A Confederacy of Dunces by John Kennedy Toole

“I am really fatigued as my first working day draws to a close. I do not wish to suggest, however, that I am disheartened or depressed or defeated. For the first time in my life I have met the system face to face, fully determined to function within its context as an observer and critic in disguise, so to speak.”

This bitter satire about a slacker in New Orleans is a psychological study of sorts. However, the reader is jaded by repetitive jokes. As a result, a degree of sympathy may develop with regard to the anti-hero. He may suffer from absurd delusions, but it could be that being properly adjusted to the reality of the United States would be a greater deviation from wisdom.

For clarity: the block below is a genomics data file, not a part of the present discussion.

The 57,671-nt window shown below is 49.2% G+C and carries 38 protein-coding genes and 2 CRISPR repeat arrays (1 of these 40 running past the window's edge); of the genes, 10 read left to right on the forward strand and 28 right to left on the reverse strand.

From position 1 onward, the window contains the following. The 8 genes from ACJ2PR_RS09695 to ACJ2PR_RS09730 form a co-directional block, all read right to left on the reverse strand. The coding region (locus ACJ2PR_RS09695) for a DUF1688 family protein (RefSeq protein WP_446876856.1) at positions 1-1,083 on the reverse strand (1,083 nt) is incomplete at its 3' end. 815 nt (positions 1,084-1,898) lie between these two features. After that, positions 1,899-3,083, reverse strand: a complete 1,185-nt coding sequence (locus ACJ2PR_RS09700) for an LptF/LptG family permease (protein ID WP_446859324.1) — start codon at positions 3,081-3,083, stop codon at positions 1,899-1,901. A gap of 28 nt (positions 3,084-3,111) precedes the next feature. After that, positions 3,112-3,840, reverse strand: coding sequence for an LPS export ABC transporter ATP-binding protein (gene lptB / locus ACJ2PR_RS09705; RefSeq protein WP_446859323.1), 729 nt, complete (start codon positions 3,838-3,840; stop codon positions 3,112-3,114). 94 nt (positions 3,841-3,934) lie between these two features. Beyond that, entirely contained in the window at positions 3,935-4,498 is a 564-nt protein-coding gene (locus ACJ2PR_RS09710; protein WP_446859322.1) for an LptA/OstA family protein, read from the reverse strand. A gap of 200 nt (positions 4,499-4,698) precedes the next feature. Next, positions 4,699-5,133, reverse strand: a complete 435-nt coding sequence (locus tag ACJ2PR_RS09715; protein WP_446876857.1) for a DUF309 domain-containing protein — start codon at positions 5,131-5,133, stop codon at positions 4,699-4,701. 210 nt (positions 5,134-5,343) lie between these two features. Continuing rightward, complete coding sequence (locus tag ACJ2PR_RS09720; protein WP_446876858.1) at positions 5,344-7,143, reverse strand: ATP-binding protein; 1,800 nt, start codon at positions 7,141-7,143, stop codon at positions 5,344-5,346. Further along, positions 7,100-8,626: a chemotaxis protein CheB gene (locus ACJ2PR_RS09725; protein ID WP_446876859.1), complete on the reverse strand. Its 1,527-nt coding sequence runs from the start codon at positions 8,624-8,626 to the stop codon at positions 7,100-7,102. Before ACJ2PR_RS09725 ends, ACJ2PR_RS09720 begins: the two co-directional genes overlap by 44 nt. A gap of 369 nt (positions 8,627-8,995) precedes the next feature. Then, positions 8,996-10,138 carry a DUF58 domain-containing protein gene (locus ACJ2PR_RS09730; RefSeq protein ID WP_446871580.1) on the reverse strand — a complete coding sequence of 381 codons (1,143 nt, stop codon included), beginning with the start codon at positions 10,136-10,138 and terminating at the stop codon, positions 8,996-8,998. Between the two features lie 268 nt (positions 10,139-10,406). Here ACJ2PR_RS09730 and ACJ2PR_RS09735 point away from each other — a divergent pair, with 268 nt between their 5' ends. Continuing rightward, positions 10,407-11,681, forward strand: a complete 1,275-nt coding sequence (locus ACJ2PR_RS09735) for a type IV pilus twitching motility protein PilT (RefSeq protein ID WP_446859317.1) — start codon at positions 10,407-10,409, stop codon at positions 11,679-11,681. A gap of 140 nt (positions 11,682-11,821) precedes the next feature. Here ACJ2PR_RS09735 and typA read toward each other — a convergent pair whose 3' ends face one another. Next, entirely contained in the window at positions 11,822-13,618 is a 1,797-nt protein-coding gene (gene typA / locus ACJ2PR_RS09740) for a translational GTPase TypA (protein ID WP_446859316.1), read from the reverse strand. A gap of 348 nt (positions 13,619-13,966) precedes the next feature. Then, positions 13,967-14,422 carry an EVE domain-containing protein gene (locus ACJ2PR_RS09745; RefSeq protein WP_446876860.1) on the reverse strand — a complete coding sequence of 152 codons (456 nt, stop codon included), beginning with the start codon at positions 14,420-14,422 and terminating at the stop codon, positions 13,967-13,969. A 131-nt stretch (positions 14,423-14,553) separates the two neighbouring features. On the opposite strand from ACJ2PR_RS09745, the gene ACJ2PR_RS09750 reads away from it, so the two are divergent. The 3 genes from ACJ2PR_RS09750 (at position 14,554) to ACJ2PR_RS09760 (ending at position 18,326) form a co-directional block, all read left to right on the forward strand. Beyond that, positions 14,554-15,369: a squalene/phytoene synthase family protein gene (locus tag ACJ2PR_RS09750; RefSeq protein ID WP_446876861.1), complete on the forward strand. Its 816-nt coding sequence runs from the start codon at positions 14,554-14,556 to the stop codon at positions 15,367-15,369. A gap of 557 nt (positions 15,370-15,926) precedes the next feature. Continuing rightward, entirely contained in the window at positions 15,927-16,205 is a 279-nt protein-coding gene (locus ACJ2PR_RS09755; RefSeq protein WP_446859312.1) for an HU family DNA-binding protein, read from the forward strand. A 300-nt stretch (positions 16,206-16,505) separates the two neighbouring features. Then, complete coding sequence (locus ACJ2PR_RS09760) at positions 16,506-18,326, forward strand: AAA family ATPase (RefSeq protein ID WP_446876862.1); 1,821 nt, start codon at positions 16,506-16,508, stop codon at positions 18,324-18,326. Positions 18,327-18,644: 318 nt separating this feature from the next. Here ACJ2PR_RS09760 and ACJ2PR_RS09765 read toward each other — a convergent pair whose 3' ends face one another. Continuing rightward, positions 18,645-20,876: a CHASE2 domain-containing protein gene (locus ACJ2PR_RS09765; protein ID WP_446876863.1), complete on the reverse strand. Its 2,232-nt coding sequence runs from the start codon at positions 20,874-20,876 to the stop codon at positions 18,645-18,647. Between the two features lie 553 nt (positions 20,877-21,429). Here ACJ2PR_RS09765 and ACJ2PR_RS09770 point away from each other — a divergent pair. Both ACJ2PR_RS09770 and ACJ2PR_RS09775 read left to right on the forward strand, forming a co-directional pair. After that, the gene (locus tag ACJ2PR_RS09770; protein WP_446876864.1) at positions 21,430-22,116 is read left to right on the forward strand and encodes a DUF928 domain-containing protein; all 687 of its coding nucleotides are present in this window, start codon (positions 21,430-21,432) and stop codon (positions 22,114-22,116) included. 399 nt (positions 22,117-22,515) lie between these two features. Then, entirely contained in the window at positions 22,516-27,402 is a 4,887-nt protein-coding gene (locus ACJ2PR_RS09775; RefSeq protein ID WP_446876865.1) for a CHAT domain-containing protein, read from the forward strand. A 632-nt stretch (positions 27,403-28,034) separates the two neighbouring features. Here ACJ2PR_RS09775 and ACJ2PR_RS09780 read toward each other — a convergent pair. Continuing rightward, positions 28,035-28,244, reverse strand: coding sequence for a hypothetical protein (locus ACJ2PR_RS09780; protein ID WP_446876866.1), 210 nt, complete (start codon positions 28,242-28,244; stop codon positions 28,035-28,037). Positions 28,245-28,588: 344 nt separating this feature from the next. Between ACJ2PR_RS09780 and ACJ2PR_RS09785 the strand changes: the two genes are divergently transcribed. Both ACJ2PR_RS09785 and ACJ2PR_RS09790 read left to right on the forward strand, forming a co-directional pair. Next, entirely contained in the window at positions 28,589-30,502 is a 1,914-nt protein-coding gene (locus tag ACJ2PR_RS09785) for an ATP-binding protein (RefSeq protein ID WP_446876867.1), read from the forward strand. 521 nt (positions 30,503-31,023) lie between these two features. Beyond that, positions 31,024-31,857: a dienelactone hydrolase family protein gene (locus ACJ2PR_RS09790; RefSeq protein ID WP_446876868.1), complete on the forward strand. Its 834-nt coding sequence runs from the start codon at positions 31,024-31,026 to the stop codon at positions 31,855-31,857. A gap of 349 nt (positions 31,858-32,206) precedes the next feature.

It is always difficult to appreciate how a satire works when its social context has become history. This is because the targets of the humour are no longer with us. Social types alter with cultural evolution.

Nevertheless, the tragic election of Donald Trump has sent the United States back to the social conflicts of decades gone by. As a consequence, some of the stereotypes of the author could seem relevant once again.


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